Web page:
Ben Carson a former United States Secretary of Housing and Urban Development and a retired neurosurgeon, made his opinion of slavery reparations known. In an op-ed piece for the Washington Post, Carson, who is himself African American, called the idea “un-American.” Carson believes that slavery reparations are not a good idea, and he cited a few reasons for his belief. First, Carson made the point that “anti-poverty” stipends would ignore the white families who are living near or below the poverty line, and those reparation payments would inevitably breed more racism. Carson also believes that the racism discussion has undergone a shift away from racial equality into an area where groups are singled out solely by race, and individuals are rewarded or penalized based only on the race of which they are members. Carson termed this as a move from “equality to equity.”
Carson believes that the notion of government benefits based only on race “doesn’t work,” particularly in a country whose ideals are based on equality and justice. In practice, Carson cites Lebanon, Rwanda, and the former Yugoslavia as examples of countries that have seen the negative impact of racial or ethically based governmental ideals. Carson stated that treating people differently based on race used to be called racism. The “equality to equity” narrative shift into identity politics has made it difficult for many to see that this still is racism. Additionally, Ben Carson believes that white people living today were not even born during those slavery years. Holding today’s white population accountable for what their ancestors did centuries ago would be “unjust,” according to Carson. In that same train of logic, the ancestors of slaves would not receive payments for the work their ancestors did centuries ago.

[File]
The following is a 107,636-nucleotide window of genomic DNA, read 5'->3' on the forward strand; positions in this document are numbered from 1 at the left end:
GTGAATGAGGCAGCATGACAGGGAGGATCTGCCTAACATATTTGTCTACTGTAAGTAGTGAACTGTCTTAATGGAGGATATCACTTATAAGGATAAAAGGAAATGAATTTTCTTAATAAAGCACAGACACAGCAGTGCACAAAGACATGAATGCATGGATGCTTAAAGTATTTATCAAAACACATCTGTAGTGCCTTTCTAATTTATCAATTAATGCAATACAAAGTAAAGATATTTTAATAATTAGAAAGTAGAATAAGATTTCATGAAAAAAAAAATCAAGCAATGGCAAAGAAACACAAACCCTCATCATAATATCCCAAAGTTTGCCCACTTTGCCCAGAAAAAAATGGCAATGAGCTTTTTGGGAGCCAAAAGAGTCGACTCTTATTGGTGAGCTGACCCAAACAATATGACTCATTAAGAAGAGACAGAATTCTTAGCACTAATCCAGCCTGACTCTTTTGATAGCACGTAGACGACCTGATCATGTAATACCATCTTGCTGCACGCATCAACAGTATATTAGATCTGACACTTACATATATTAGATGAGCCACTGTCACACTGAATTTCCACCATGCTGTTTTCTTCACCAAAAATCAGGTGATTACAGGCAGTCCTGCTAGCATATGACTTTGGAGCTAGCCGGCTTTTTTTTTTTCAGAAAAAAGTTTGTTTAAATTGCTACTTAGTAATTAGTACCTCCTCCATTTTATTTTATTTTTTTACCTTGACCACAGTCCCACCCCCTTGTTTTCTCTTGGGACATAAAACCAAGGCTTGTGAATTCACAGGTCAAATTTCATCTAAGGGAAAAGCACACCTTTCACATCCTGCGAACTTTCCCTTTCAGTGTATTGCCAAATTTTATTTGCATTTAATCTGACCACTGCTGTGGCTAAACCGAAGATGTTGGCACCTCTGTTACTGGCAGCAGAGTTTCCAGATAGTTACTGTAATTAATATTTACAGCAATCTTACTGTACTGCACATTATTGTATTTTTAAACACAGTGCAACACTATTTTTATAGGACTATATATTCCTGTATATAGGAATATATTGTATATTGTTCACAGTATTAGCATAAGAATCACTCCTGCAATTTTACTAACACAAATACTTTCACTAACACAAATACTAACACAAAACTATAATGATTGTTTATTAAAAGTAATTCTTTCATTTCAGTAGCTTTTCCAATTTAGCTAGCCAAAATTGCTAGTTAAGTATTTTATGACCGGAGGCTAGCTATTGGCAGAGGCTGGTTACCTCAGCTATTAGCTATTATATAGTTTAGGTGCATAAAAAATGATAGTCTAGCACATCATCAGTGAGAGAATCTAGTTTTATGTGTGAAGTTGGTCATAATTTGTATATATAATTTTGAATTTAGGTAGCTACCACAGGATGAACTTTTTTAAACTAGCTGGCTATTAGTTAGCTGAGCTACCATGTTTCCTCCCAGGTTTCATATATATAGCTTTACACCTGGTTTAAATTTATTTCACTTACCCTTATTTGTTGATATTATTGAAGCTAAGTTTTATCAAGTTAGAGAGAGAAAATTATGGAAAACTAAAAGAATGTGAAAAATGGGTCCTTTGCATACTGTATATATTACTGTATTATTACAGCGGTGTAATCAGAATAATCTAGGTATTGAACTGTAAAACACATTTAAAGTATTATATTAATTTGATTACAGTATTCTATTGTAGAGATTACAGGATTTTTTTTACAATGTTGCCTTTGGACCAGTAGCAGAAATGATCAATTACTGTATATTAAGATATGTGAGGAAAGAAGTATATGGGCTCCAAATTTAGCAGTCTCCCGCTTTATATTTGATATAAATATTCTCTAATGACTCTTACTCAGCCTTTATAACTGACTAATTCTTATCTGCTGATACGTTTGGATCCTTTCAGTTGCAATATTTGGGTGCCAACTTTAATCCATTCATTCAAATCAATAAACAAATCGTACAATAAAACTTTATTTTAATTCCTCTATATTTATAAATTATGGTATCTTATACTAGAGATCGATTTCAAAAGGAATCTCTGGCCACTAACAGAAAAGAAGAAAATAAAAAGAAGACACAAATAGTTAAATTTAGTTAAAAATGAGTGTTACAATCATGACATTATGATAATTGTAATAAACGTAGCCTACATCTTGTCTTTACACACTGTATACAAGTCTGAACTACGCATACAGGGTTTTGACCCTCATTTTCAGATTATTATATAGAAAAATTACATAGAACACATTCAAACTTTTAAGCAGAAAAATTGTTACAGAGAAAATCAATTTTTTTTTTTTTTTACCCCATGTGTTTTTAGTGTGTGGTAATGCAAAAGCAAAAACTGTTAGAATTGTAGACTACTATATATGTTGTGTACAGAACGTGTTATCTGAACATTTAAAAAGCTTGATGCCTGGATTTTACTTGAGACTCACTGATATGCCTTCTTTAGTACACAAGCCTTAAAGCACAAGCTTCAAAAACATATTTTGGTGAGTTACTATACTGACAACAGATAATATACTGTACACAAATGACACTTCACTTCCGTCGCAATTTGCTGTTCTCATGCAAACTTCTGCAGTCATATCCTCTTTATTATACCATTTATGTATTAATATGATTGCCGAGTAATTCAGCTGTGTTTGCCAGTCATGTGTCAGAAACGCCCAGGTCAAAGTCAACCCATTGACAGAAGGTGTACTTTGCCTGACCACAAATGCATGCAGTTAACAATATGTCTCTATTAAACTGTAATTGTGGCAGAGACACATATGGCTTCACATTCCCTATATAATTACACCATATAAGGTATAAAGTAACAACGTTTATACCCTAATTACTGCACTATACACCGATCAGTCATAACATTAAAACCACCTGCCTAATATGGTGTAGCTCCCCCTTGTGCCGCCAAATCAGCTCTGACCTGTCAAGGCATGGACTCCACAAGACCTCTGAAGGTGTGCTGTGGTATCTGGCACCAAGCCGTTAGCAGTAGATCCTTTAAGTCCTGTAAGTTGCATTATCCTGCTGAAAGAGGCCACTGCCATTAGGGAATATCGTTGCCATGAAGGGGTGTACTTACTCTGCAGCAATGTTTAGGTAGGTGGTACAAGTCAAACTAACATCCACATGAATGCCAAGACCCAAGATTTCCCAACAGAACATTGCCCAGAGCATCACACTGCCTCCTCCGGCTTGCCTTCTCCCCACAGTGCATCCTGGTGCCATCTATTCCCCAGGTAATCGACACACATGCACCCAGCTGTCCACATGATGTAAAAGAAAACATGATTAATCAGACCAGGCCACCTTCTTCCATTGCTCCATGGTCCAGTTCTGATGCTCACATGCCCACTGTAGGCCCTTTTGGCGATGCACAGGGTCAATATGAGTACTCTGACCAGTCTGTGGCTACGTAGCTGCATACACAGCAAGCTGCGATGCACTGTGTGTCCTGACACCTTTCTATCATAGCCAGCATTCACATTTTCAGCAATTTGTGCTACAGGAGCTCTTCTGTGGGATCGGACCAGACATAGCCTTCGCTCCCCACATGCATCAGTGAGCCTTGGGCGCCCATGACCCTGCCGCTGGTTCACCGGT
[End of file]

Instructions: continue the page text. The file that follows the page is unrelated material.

Groups in favor of reparations offer a different viewpoint. Many believe that the ancestors of slaves were denied equal opportunities in much the same way their ancestors were denied payment for, through the use of forced labor, building the United States into what it is today. The House of Representatives recently voted to move forward with the bill, H.R. 40. This bill would call for a study to determine the long-term negative effects of slavery, and to determine if ancestors of slaves are entitled to government compensation, and if so, how much. The bill has been in “storage” for thirty-two years. Carson believes that the shift in the discussion from equality to equity may open up the avenue to pass legislation that pays unpaid wages to descendants of slaves. Carson believes that what he calls race-based victimization narratives have already proven that they do not work. What these moves ultimately accomplish is to demonize certain groups of people. These notions get away from Dr. Martin Luther king’s principle of judging people by the content of their character, rather than the color of their skin.
In Carson’s view, the more practical and effective solution is to focus on coming up with reforms that create and restore decent-paying jobs to working-class American citizens. An emphasis on strengthening family, and putting a priority on student achievements are actions that have shown evidence of being more effective solutions. Carson uses himself as an example. He notes that he has of course experienced racism, but he has been able to achieve much more in his lifetime than what those who believe in victimization agendas would think possible.